Nonetheless, after about four years I stopped watching the show. I don’t think the writing necessarily got any worse; I just outgrew the show’s target audience. Of course, as a Muppet fan, it takes me longer to do that than most other people. But I stopped watching Sesame Street every day when I was about nine years old. And after Muppet Babies was on for four years, I just kind of felt the show didn’t relate to me any more.

I haven’t seen the show in years and don’t really want to. Many of the things I loved as a kid suffered when I watched them recently — Banana Splits and other Hanna-Barbera product, Transformers, Droids cartoons, etcetera. These were my favorite shows, and they didn’t hold up when I watched them with an adult’s sensibility of what, artistically, makes for a good TV show. Even seeing TMS for the first time in years on the Time-Life tapes, I’m saying, wow, I never realized how many slow spots there are in a given episode. (The only stuff that’s survived intact in my estimation are the old Warner Brothers and MGM cartoons. But I don’t even watch those every day; I’ve just seen ’em too many times.)

My point is, I still have warm, fuzzy feelings about the Muppet Babies right now, and I fear that can only be destroyed if I ever watch them again.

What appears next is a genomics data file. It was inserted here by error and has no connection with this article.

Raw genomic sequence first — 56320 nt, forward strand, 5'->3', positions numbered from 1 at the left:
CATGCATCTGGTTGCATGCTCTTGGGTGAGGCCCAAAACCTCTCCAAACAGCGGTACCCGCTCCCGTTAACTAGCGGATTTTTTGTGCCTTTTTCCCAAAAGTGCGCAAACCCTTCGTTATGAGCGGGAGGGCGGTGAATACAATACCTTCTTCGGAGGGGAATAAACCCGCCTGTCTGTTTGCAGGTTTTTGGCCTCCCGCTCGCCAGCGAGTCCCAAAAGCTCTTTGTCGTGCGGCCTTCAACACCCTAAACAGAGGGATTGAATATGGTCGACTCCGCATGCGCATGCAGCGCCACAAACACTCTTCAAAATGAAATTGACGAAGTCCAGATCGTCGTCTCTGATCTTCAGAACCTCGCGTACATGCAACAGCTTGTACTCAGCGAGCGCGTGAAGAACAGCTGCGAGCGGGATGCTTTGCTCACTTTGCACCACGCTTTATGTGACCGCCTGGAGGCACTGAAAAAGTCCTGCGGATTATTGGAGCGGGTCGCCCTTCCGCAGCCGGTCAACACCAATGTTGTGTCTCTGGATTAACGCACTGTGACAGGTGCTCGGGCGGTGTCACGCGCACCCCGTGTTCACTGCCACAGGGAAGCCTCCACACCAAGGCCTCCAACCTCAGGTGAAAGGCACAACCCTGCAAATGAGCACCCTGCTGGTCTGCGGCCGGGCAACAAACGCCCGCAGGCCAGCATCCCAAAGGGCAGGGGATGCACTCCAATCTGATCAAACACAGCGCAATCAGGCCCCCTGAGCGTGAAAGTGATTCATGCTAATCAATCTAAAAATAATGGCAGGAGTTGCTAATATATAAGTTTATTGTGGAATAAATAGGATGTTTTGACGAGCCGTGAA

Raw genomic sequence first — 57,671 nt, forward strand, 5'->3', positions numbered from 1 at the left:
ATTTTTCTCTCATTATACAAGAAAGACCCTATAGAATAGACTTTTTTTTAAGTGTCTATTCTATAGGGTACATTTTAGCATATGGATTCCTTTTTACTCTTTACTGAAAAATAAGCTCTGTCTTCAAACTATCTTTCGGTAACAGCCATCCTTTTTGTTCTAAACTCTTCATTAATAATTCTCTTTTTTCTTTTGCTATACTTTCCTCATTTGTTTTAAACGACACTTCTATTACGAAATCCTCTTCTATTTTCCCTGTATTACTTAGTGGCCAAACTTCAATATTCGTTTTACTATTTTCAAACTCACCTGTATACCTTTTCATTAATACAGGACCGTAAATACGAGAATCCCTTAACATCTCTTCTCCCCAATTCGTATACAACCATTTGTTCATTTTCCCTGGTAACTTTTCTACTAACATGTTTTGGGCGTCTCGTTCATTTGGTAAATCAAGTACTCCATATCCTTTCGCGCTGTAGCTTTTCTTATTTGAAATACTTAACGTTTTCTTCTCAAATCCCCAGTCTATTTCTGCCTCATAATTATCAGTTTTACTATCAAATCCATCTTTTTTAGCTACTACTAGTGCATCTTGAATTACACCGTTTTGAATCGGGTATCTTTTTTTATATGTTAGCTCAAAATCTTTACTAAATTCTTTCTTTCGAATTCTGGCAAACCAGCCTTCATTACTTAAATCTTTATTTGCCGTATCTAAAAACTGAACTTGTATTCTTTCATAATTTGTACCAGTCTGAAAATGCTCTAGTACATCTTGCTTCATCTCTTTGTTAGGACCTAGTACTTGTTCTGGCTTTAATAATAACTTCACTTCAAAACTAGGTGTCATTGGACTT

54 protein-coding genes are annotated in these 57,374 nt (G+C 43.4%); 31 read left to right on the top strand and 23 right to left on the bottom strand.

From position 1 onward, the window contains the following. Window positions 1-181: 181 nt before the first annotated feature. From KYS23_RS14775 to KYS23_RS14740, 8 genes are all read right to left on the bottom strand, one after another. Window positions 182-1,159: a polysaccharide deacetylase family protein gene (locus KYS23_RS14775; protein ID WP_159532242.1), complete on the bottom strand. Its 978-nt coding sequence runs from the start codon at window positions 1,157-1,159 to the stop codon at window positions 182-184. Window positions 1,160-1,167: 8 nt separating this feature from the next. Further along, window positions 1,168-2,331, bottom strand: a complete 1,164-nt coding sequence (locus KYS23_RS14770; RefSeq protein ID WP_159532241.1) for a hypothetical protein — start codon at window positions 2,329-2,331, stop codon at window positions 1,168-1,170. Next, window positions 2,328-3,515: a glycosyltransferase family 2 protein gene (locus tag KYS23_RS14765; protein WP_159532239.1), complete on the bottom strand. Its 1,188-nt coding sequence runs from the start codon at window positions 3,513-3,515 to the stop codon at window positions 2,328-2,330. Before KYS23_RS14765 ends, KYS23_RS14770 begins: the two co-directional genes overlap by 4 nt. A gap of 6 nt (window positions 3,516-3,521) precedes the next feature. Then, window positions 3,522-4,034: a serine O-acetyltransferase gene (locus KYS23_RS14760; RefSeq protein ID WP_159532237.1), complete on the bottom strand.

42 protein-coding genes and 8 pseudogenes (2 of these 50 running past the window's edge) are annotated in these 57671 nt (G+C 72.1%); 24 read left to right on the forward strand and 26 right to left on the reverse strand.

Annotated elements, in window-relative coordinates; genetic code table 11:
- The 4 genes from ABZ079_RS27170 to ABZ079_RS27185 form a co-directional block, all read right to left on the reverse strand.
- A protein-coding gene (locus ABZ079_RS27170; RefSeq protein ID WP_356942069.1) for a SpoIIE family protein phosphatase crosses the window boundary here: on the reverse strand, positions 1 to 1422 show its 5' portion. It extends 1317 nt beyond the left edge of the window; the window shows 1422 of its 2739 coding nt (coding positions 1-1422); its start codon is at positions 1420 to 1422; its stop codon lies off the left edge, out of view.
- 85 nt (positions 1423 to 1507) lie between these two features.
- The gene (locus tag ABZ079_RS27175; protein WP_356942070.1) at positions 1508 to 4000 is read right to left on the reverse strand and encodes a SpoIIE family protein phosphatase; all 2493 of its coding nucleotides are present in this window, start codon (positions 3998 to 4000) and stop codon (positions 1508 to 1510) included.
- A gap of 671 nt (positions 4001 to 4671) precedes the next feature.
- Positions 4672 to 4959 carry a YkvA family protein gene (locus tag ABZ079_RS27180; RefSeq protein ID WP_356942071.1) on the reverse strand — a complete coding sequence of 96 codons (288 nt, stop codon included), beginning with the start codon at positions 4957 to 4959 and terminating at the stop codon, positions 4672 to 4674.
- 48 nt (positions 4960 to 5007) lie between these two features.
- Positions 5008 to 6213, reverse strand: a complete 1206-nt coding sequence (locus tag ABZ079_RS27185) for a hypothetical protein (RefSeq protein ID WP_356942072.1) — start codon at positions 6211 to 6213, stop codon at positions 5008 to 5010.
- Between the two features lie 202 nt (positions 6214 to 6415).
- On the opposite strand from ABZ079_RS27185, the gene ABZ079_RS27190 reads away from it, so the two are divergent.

When I first entered Muppet online fandom, I was surprised to see the heavy level of hatred directed towards the Babies. I don’t think it had as much to do with problems with the execution of the show as Muppet fans’ reaction to getting teased mercilessly for liking so-called “baby stuff.” While I feel for anyone this may have happened to, I don’t hold it against the show itself.

What gets me in particular is that someone must have been supportive of the Babies at the time for it to be that successful, including Muppet fans. Now the talk is “I always hated the Babies,” and “the Babies are what killed the Muppets.” Well, to me that’s like Star Wars fans’ hatred of the Ewoks, even though everyone I knew in the 80’s was a Star Wars fan and an Ewok fan.

I don’t think the show would have been such a problem if it had run for fewer years, and if there had been another phemonally successful Henson project after it to put a new impression of the Muppets in people’s minds. If The Jim Henson Hour had been a hit, for instance. But as it is, that’s all non-fan types seem to remember anymore, and I think that’s one of the biggest problems hurting the Muppets right now.

So, to sum up: Babies good in concept, thought it is a shame (and has genuinely hurt the Muppets) that it’s all people remember these days.

Quinn Rollins:

I thoroughly enjoyed the Muppet Babies for the first four years or so it was on the air, and then I sort of phased out of it. Or something.

Some of the things I liked most about it:

— At a time when Jim Henson and Frank Oz didn’t want to do anything with the Muppets, it kept them in the public eye in some form. The Muppet Show wasn’t on in my town in reruns anymore, there weren’t going to be any more Muppet movies, and the show gave the Muppet characters a consistent place on Saturday mornings. Sure, the characterization was different, but it kept nine of the most prominent Muppets (and Skeeter) in children’s living rooms — and those children ended up being some of the most ardent Muppet fans of the 1990’s. I don’t know if we would have seen the three 1990’s Muppet movies without the Muppet Babies keeping the home fires burning. Really.